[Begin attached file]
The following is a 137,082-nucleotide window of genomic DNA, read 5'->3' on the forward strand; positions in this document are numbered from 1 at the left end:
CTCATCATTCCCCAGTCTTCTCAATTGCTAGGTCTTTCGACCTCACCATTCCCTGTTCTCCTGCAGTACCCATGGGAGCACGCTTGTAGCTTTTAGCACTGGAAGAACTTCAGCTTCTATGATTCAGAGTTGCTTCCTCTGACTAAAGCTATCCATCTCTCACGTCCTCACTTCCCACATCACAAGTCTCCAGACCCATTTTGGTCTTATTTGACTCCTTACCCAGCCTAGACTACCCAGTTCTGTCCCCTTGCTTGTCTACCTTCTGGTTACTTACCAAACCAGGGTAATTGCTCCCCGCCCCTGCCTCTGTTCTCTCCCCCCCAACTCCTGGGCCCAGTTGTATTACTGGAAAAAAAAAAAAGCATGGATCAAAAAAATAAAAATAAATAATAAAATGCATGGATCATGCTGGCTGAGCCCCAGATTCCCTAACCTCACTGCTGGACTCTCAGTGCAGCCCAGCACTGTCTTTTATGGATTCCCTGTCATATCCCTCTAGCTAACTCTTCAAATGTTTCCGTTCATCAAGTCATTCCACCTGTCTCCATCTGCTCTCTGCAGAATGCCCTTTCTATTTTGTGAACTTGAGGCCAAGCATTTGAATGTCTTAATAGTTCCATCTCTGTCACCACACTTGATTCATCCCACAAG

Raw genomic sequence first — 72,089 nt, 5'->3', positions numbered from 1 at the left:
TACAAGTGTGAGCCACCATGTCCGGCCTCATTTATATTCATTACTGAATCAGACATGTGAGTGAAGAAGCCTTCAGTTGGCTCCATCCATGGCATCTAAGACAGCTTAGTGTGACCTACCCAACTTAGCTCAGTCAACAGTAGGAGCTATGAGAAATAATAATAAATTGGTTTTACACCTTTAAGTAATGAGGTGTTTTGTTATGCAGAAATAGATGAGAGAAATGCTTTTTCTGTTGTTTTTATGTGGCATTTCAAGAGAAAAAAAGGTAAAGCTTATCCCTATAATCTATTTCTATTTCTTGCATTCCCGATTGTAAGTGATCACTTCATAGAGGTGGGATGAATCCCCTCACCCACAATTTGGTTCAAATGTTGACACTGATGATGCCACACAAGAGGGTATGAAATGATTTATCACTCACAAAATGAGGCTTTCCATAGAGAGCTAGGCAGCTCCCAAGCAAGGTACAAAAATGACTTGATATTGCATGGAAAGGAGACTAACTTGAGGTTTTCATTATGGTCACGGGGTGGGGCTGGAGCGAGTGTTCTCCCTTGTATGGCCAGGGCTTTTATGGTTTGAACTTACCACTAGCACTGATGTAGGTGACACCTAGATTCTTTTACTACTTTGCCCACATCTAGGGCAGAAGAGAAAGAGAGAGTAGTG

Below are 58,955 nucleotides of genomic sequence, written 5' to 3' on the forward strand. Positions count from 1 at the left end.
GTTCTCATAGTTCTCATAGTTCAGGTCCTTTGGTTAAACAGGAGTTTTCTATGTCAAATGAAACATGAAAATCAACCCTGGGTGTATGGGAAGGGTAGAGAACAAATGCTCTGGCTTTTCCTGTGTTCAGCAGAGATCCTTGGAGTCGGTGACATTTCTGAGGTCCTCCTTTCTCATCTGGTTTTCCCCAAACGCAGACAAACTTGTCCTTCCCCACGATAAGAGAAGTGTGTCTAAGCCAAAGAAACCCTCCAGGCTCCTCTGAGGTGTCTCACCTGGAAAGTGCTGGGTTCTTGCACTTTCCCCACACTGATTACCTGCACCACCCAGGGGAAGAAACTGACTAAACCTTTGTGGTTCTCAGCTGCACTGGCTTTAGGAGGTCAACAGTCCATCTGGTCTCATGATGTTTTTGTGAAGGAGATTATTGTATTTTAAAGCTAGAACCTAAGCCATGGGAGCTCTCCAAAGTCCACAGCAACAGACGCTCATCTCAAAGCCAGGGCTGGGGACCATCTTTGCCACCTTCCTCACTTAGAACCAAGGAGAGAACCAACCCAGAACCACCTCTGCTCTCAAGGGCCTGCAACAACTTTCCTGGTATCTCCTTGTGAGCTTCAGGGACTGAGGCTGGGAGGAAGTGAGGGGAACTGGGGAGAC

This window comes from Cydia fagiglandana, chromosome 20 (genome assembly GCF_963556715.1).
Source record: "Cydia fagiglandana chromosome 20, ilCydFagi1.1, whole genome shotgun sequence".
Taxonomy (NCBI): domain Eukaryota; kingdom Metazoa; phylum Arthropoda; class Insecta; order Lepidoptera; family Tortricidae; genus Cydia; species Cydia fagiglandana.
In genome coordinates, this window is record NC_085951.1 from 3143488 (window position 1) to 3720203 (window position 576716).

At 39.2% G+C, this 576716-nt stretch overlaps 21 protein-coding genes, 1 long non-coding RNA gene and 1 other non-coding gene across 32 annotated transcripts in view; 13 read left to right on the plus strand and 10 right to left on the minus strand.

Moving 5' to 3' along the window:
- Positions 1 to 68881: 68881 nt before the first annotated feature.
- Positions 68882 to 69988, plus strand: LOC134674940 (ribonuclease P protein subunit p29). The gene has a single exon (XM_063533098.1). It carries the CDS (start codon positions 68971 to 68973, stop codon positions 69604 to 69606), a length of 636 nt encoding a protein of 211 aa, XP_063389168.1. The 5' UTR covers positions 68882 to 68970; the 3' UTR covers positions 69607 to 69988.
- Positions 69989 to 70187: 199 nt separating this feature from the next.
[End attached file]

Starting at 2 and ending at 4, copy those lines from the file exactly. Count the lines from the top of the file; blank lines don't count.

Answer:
CTCATCATTCCCCAGTCTTCTCAATTGCTAGGTCTTTCGACCTCACCATTCCCTGTTCTCCTGCAGTACCCATGGGAGCACGCTTGTAGCTTTTAGCACTGGAAGAACTTCAGCTTCTATGATTCAGAGTTGCTTCCTCTGACTAAAGCTATCCATCTCTCACGTCCTCACTTCCCACATCACAAGTCTCCAGACCCATTTTGGTCTTATTTGACTCCTTACCCAGCCTAGACTACCCAGTTCTGTCCCCTTGCTTGTCTACCTTCTGGTTACTTACCAAACCAGGGTAATTGCTCCCCGCCCCTGCCTCTGTTCTCTCCCCCCCAACTCCTGGGCCCAGTTGTATTACTGGAAAAAAAAAAAAGCATGGATCAAAAAAATAAAAATAAATAATAAAATGCATGGATCATGCTGGCTGAGCCCCAGATTCCCTAACCTCACTGCTGGACTCTCAGTGCAGCCCAGCACTGTCTTTTATGGATTCCCTGTCATATCCCTCTAGCTAACTCTTCAAATGTTTCCGTTCATCAAGTCATTCCACCTGTCTCCATCTGCTCTCTGCAGAATGCCCTTTCTATTTTGTGAACTTGAGGCCAAGCATTTGAATGTCTTAATAGTTCCATCTCTGTCACCACACTTGATTCATCCCACAAG

Raw genomic sequence first — 72,089 nt, 5'->3', positions numbered from 1 at the left:
TACAAGTGTGAGCCACCATGTCCGGCCTCATTTATATTCATTACTGAATCAGACATGTGAGTGAAGAAGCCTTCAGTTGGCTCCATCCATGGCATCTAAGACAGCTTAGTGTGACCTACCCAACTTAGCTCAGTCAACAGTAGGAGCTATGAGAAATAATAATAAATTGGTTTTACACCTTTAAGTAATGAGGTGTTTTGTTATGCAGAAATAGATGAGAGAAATGCTTTTTCTGTTGTTTTTATGTGGCATTTCAAGAGAAAAAAAGGTAAAGCTTATCCCTATAATCTATTTCTATTTCTTGCATTCCCGATTGTAAGTGATCACTTCATAGAGGTGGGATGAATCCCCTCACCCACAATTTGGTTCAAATGTTGACACTGATGATGCCACACAAGAGGGTATGAAATGATTTATCACTCACAAAATGAGGCTTTCCATAGAGAGCTAGGCAGCTCCCAAGCAAGGTACAAAAATGACTTGATATTGCATGGAAAGGAGACTAACTTGAGGTTTTCATTATGGTCACGGGGTGGGGCTGGAGCGAGTGTTCTCCCTTGTATGGCCAGGGCTTTTATGGTTTGAACTTACCACTAGCACTGATGTAGGTGACACCTAGATTCTTTTACTACTTTGCCCACATCTAGGGCAGAAGAGAAAGAGAGAGTAGTG